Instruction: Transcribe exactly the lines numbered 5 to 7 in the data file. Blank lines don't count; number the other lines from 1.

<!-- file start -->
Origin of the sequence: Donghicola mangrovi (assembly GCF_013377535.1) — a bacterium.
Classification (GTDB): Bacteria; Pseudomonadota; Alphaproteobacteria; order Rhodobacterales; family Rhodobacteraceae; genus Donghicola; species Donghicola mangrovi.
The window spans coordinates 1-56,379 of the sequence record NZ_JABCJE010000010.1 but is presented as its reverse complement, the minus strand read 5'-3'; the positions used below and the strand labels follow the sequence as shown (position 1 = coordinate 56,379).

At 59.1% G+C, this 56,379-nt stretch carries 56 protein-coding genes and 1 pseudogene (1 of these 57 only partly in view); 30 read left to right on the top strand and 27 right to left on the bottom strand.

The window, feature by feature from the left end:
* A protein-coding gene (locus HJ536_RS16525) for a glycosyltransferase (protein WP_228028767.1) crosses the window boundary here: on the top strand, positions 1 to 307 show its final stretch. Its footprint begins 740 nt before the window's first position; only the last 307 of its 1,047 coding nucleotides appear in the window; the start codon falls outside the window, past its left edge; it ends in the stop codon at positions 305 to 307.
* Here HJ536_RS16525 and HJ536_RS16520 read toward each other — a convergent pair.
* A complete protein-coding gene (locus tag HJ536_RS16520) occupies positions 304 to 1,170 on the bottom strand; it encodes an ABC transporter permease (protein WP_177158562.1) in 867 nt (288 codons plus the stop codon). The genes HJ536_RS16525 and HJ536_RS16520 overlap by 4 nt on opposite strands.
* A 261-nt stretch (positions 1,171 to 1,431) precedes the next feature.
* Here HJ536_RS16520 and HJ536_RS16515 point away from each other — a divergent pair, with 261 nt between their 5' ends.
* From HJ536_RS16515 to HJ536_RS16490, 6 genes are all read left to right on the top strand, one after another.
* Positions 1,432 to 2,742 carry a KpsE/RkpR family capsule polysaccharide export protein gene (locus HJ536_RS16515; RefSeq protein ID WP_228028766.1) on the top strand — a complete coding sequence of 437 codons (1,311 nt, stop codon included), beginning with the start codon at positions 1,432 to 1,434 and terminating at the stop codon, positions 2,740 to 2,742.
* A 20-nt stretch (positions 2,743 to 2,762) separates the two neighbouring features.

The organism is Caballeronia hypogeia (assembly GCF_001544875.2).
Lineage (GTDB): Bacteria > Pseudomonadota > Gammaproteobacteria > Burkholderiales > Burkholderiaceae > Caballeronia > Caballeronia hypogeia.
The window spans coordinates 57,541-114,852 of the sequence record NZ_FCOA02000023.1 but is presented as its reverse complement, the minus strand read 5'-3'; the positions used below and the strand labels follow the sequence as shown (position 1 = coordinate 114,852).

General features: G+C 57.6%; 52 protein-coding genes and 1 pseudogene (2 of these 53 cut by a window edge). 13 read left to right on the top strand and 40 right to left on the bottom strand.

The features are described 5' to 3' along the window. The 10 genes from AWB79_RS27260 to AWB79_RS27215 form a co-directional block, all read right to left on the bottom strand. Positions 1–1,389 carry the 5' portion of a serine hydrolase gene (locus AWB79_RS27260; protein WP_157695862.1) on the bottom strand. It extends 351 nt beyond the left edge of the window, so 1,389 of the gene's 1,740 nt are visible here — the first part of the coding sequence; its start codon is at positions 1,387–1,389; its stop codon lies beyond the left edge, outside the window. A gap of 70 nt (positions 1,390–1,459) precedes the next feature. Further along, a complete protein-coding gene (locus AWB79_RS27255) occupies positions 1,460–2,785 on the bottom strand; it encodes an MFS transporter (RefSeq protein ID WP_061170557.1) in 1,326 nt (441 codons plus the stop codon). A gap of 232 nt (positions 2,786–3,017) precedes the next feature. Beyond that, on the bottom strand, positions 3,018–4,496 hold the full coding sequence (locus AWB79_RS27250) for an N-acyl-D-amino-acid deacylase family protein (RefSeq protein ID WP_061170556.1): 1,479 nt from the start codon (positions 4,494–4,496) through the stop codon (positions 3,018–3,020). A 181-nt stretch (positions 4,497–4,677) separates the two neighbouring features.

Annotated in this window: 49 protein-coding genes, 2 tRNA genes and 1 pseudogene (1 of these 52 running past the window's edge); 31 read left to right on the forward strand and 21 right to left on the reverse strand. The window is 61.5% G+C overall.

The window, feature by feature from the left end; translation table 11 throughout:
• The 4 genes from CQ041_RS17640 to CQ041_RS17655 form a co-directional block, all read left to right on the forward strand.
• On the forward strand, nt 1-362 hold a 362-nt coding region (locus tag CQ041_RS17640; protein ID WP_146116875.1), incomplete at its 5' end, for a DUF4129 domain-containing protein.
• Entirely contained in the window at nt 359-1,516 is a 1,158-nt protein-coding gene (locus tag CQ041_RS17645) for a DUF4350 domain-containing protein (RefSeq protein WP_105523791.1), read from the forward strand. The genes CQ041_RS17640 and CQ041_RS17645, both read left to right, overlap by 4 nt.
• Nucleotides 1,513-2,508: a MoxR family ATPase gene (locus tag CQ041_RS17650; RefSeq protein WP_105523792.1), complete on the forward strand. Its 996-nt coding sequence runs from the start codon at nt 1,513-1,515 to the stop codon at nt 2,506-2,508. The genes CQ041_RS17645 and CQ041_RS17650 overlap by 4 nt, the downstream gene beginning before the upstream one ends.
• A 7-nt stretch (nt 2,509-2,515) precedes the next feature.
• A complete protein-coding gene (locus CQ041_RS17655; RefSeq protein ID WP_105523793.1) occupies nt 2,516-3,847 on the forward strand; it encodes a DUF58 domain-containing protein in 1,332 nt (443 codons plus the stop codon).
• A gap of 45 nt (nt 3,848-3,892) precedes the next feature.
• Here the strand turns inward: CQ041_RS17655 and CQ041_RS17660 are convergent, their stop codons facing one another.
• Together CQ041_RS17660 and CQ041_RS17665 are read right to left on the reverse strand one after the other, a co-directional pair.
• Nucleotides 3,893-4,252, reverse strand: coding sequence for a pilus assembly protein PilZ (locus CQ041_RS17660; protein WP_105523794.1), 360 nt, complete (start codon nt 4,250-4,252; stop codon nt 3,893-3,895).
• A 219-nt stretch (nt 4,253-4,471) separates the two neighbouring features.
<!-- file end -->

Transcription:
The window, feature by feature from the left end:
* A protein-coding gene (locus HJ536_RS16525) for a glycosyltransferase (protein WP_228028767.1) crosses the window boundary here: on the top strand, positions 1 to 307 show its final stretch. Its footprint begins 740 nt before the window's first position; only the last 307 of its 1,047 coding nucleotides appear in the window; the start codon falls outside the window, past its left edge; it ends in the stop codon at positions 305 to 307.
* Here HJ536_RS16525 and HJ536_RS16520 read toward each other — a convergent pair.